The font server uses a cache to store recently requested fonts. Use of a cache decreases the time needed to access and display fonts. Fonts held in cache are available immediately for use; they do not have to be read from a file or rescaled. The size of the cache used depends on the memory available on the host and is specified (in bytes) using the font server configuration parameter cache-size.
On TCP/IP networks, the system administrator or system manager also specifies the TCP port number on which the font server listens for client (X server and host) connections. The font server parameter port specifies the port number.
Client access to the font server can be controlled by using a font server parameter called trusted-clients. By default, the font server allows any client (X server or host) to connect to it and access fonts. Listing names of clients under the font server trusted-clients parameter limits font server access to only those clients.
Default Font Specifications
Two font server configuration parameters set defaults for cases in which the point size or resolution (dpi) are not specified. A default point size is set in tenths of a point (sometimes called decipoints) in the default-point-size parameter. Supported default resolutions are listed under the default-resolutions parameter.
To assist in troubleshooting, you can specify a method for logging errors using two font server configuration parameters. The error-method parameter specifies a method of error logging. The permitted methods are:
The error-file parameter specifies a name of a file for logging error messages when the error handling method (specified using error-method) is set to "file."
Example NCD Font Server Configuration File
Font server configuration data is stored in a font server configuration file called config in the directory /usr/lib/X11/ncd/fs. All of the parameters that make up the font server configuration file are described in the NCDware System Administrator's Guide for UNIX Systems.
The following sample font server configuration file includes values for every font server parameter. The NCDware distribution also contains a sample font server configuration file.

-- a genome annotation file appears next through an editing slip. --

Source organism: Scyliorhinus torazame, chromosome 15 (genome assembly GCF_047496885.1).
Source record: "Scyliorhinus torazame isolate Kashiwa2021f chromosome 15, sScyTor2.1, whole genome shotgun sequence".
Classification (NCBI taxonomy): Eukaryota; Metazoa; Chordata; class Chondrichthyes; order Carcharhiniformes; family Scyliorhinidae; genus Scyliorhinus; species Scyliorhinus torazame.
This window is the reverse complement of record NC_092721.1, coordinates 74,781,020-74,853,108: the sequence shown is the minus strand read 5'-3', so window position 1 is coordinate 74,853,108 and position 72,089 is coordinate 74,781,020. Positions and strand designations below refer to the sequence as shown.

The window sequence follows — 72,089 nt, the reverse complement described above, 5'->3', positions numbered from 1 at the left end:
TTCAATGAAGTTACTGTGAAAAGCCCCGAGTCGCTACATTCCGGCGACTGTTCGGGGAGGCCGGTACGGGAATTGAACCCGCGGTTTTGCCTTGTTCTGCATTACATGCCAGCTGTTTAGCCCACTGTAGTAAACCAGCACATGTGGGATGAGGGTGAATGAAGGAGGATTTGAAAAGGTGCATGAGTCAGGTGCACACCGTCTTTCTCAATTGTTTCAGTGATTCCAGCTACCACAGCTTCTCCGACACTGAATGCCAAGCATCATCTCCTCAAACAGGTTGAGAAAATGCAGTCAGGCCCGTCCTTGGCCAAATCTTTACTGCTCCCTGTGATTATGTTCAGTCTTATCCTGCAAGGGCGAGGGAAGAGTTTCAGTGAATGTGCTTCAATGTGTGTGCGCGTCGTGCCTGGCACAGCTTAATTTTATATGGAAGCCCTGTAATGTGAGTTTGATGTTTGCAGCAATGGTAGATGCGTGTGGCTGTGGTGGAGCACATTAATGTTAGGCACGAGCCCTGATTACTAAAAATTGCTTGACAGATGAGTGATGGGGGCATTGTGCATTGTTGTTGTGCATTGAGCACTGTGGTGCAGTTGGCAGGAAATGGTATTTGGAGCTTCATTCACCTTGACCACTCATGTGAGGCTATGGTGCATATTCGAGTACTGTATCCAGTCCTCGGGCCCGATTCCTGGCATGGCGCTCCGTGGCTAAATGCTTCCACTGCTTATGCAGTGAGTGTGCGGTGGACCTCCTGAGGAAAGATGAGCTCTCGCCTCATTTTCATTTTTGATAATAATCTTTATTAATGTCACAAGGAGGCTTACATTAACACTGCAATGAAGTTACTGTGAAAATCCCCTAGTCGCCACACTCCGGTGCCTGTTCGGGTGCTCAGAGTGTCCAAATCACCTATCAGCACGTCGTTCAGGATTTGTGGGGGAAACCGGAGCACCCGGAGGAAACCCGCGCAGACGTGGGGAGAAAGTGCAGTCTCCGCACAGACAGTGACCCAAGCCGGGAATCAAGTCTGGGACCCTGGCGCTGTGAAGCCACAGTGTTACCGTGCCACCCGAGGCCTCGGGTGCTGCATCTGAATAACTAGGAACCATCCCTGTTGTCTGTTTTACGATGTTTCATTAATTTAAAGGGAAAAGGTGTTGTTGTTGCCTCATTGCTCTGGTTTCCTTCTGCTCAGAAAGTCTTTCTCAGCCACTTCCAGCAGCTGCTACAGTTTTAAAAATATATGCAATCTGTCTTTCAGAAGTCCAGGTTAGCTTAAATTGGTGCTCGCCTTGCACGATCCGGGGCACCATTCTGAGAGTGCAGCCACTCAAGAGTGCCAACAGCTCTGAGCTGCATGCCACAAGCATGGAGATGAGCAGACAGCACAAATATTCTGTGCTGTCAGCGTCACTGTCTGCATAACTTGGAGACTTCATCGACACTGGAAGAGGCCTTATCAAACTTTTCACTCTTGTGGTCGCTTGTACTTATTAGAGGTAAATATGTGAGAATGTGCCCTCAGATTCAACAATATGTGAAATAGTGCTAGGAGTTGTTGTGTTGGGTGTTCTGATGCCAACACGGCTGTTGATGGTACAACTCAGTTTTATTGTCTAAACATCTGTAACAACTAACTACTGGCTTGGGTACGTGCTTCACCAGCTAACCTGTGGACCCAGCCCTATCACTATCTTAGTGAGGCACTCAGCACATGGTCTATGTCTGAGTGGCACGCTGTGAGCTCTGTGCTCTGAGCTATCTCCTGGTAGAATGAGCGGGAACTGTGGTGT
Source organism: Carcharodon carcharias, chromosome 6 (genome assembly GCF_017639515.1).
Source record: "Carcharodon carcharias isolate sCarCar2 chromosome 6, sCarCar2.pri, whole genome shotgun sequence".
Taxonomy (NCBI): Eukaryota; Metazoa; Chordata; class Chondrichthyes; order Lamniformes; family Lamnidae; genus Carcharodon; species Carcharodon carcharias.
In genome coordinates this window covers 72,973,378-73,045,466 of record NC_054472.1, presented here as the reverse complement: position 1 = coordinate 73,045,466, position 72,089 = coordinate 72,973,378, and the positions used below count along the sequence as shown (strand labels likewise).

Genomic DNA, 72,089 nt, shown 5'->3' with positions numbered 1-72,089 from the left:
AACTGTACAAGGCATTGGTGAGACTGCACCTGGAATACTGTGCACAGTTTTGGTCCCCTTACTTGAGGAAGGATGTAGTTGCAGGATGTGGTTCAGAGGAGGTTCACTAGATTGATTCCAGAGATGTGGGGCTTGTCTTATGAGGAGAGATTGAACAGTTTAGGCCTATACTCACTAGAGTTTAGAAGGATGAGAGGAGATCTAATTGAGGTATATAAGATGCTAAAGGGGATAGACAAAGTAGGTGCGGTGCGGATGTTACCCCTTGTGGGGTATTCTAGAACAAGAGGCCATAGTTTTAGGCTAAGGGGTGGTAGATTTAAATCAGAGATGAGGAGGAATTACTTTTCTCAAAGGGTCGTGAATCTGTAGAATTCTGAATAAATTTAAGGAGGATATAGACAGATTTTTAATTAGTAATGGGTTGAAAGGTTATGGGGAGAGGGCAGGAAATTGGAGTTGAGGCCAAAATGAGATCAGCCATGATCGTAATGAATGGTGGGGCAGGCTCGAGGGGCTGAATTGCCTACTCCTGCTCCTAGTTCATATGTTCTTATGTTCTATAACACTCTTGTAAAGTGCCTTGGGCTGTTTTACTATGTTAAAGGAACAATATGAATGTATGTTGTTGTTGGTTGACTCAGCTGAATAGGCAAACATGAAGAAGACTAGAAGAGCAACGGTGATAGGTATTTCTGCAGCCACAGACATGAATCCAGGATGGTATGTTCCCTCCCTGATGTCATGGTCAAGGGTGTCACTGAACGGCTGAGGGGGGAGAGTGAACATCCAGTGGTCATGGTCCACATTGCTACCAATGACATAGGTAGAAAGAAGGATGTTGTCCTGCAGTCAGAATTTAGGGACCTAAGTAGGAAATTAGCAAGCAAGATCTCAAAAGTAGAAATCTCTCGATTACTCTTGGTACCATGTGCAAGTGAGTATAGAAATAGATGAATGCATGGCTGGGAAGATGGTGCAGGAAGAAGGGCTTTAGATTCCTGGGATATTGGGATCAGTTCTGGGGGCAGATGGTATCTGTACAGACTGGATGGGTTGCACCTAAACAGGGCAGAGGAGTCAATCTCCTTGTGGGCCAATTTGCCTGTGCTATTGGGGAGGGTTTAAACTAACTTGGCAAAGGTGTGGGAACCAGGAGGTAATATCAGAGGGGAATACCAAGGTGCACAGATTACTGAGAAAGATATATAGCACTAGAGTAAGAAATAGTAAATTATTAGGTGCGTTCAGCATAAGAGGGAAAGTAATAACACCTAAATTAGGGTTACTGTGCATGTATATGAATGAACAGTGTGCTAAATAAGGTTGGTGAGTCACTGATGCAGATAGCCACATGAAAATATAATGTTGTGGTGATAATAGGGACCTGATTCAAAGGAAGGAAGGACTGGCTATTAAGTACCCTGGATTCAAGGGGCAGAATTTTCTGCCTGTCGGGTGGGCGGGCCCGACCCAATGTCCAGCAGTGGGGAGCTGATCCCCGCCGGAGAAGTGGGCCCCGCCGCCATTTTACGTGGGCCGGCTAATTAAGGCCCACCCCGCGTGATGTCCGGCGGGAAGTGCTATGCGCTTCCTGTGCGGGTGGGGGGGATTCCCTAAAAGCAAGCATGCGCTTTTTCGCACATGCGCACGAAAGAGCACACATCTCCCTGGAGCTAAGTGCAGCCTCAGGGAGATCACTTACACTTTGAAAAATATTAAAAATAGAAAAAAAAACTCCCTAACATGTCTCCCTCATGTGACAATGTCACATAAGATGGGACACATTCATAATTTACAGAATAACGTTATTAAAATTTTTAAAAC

# Sample Font Server Configuration File/UNIX Hosts
# The size in bytes of the font server cache.
cache-size = 2000000
# Directories searched for fonts. The first is an SNF font. The second is a
# set of Speedo outlines, the third is a set of misc bitmaps and the last is a
# set of 100dpi bitmaps.
catalogue = ibm:/usr/lib/X11/ncd/fonts/aix/100dpi,
# Names of alternate font servers for clients to use.
alternate-servers = tcp/green:7001,tcp/green:7002
# Allow a maximum of 10 clients to connect to this font server.
client-limit = 10
# When this font server reaches its client limit, start up a new one.
clone-self = on
# The default point size to be used when a font name does not specify point
# size. The unit of measurement is decipoints.
default-point-size = 120
# The default resolutions to be used when a font name does not specify
# resolution. The resolutions specified are 100 x 100 and 75 x 75
default-resolutions = 100,100,75, 75
# The file to be used for logging errors when "file" is specified.
error-file = /var/log/fs
# The method of error logging to be used. Possible values are none, file,
# syslog, opcom, and off.
error-method = file
# The port number on which the font server listens for connections.
port = 7001
# The font server should not scale bitmaps.
scaled-bitmaps = false
# The SNF format is read as NCD SNF (msb, msb, 4, 4).
snf-format = msb,msb,4,4
# The clients from which the font server accepts connections.
trusted-clients = green, expo.lcs.mit.edu, focus16
The parameters xserver-fontserver-open-timeout and xserver-fontserver-reopen-timeout control how long the terminal tries to contact a font server (Setup -> Change Setup Parameters -> Fonts [Font Server section] -> Open Timeout, Reopen Timeout).
Table 7-12 xserver-fontserver-open-timeout Parameter
The terminal tries to connect to a font server for 30 seconds before failing.